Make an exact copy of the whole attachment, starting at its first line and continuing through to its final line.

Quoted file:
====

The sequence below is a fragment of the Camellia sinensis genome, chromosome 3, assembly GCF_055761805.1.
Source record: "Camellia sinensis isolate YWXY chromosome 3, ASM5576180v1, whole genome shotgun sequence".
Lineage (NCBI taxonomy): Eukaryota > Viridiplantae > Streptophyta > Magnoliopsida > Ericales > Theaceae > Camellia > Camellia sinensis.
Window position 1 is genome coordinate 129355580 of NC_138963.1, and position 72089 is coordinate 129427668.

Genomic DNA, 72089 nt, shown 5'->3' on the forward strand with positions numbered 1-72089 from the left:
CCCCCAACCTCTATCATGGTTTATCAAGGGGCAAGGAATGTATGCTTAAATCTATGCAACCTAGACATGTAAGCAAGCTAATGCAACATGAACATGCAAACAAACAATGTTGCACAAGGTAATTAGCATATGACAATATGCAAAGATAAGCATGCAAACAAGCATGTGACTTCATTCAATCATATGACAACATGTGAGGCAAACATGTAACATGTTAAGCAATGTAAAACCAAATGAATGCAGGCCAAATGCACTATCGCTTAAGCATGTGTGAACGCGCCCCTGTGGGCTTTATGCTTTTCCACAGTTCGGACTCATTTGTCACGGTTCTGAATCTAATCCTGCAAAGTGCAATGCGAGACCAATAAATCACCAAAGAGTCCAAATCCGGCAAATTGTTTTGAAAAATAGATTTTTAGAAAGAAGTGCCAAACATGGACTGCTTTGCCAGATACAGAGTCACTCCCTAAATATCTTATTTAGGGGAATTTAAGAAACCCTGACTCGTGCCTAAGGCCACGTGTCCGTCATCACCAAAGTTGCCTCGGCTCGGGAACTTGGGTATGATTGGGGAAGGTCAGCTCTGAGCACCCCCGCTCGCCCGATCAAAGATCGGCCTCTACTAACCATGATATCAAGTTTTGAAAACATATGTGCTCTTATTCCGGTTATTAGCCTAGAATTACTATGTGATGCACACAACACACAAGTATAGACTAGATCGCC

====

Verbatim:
The sequence below is a fragment of the Camellia sinensis genome, chromosome 3, assembly GCF_055761805.1.
Source record: "Camellia sinensis isolate YWXY chromosome 3, ASM5576180v1, whole genome shotgun sequence".
Lineage (NCBI taxonomy): Eukaryota > Viridiplantae > Streptophyta > Magnoliopsida > Ericales > Theaceae > Camellia > Camellia sinensis.
Window position 1 is genome coordinate 129355580 of NC_138963.1, and position 72089 is coordinate 129427668.

Genomic DNA, 72089 nt, shown 5'->3' on the forward strand with positions numbered 1-72089 from the left:
CCCCCAACCTCTATCATGGTTTATCAAGGGGCAAGGAATGTATGCTTAAATCTATGCAACCTAGACATGTAAGCAAGCTAATGCAACATGAACATGCAAACAAACAATGTTGCACAAGGTAATTAGCATATGACAATATGCAAAGATAAGCATGCAAACAAGCATGTGACTTCATTCAATCATATGACAACATGTGAGGCAAACATGTAACATGTTAAGCAATGTAAAACCAAATGAATGCAGGCCAAATGCACTATCGCTTAAGCATGTGTGAACGCGCCCCTGTGGGCTTTATGCTTTTCCACAGTTCGGACTCATTTGTCACGGTTCTGAATCTAATCCTGCAAAGTGCAATGCGAGACCAATAAATCACCAAAGAGTCCAAATCCGGCAAATTGTTTTGAAAAATAGATTTTTAGAAAGAAGTGCCAAACATGGACTGCTTTGCCAGATACAGAGTCACTCCCTAAATATCTTATTTAGGGGAATTTAAGAAACCCTGACTCGTGCCTAAGGCCACGTGTCCGTCATCACCAAAGTTGCCTCGGCTCGGGAACTTGGGTATGATTGGGGAAGGTCAGCTCTGAGCACCCCCGCTCGCCCGATCAAAGATCGGCCTCTACTAACCATGATATCAAGTTTTGAAAACATATGTGCTCTTATTCCGGTTATTAGCCTAGAATTACTATGTGATGCACACAACACACAAGTATAGACTAGATCGCC